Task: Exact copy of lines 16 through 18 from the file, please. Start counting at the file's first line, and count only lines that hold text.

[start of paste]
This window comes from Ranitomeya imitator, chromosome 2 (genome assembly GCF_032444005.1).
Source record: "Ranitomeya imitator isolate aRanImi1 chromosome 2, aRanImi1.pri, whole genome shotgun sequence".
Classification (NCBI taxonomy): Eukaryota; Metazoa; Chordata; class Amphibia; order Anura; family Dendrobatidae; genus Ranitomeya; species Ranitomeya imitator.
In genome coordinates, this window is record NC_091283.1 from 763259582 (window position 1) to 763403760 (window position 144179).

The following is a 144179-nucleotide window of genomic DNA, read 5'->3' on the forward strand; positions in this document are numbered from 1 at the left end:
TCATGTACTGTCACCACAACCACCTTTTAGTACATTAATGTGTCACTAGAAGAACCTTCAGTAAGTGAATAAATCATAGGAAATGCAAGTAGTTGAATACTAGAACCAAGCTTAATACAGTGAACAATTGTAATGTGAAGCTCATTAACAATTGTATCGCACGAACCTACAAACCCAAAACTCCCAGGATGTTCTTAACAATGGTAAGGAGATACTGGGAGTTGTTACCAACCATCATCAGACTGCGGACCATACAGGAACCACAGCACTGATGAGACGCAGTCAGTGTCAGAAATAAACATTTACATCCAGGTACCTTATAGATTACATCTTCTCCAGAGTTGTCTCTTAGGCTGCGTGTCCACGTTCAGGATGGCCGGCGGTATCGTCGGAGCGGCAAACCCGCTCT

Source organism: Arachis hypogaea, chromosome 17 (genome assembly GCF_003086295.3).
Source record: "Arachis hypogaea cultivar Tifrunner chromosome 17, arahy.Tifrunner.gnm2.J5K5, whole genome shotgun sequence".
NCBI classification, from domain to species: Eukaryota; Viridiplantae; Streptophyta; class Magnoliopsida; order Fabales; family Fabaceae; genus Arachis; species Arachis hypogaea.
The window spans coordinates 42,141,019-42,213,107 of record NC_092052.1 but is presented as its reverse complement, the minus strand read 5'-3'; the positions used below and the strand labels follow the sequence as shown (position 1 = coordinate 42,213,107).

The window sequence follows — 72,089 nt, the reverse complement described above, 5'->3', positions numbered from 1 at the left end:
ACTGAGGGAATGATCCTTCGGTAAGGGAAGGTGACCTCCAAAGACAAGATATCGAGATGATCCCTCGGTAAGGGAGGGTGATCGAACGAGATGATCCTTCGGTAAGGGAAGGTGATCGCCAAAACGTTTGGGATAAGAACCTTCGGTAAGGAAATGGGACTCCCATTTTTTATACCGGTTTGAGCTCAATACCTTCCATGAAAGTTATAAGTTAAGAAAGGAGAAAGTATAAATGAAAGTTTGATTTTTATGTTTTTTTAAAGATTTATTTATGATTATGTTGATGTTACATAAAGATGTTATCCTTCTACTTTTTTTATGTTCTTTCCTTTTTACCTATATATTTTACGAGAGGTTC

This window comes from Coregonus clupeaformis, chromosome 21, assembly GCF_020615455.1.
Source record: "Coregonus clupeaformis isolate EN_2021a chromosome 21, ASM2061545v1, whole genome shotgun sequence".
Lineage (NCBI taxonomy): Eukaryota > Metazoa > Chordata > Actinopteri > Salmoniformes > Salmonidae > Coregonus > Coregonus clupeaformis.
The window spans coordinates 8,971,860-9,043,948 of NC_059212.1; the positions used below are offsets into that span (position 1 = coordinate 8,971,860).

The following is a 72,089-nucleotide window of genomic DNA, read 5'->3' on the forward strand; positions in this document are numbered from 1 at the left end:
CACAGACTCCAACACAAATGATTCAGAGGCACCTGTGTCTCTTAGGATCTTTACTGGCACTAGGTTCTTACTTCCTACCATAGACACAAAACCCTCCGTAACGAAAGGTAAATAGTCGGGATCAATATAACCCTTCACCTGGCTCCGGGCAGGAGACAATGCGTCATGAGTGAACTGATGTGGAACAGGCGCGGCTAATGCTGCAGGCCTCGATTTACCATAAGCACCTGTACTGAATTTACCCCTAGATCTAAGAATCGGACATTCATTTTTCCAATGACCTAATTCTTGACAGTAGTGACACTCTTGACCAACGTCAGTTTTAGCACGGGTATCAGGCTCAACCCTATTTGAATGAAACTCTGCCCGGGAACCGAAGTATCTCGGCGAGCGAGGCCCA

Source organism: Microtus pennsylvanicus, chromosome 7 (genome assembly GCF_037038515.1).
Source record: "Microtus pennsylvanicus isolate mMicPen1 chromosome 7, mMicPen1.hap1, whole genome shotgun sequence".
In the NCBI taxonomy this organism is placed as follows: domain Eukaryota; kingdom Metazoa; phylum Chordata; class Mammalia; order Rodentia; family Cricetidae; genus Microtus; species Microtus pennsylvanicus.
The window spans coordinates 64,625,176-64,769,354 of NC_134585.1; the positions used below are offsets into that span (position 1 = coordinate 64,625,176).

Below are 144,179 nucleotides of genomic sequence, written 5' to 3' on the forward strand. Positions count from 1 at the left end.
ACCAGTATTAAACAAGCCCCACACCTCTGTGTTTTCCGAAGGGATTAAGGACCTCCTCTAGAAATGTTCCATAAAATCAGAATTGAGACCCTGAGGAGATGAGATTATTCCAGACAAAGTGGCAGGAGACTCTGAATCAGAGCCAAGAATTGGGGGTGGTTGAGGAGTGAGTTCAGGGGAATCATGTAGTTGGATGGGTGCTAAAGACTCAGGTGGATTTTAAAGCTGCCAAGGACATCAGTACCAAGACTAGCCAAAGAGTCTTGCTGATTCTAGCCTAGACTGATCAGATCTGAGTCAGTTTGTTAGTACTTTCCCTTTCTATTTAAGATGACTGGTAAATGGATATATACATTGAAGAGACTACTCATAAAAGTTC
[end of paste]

The window spans coordinates 8,971,860-9,043,948 of NC_059212.1; the positions used below are offsets into that span (position 1 = coordinate 8,971,860).

The following is a 72,089-nucleotide window of genomic DNA, read 5'->3' on the forward strand; positions in this document are numbered from 1 at the left end:
CACAGACTCCAACACAAATGATTCAGAGGCACCTGTGTCTCTTAGGATCTTTACTGGCACTAGGTTCTTACTTCCTACCATAGACACAAAACCCTCCGTAACGAAAGGTAAATAGTCGGGATCAATATAACCCTTCACCTGGCTCCGGGCAGGAGACAATGCGTCATGAGTGAACTGATGTGGAACAGGCGCGGCTAATGCTGCAGGCCTCGATTTACCATAAGCACCTGTACTGAATTTACCCCTAGATCTAAGAATCGGACATTCATTTTTCCAATGACCTAATTCTTGACAGTAGTGACACTCTTGACCAACGTCAGTTTTAGCACGGGTATCAGGCTCAACCCTATTTGAATGAAACTCTGCCCGGGAACCGAAGTATCTCGGCGAGCGAGGCCCA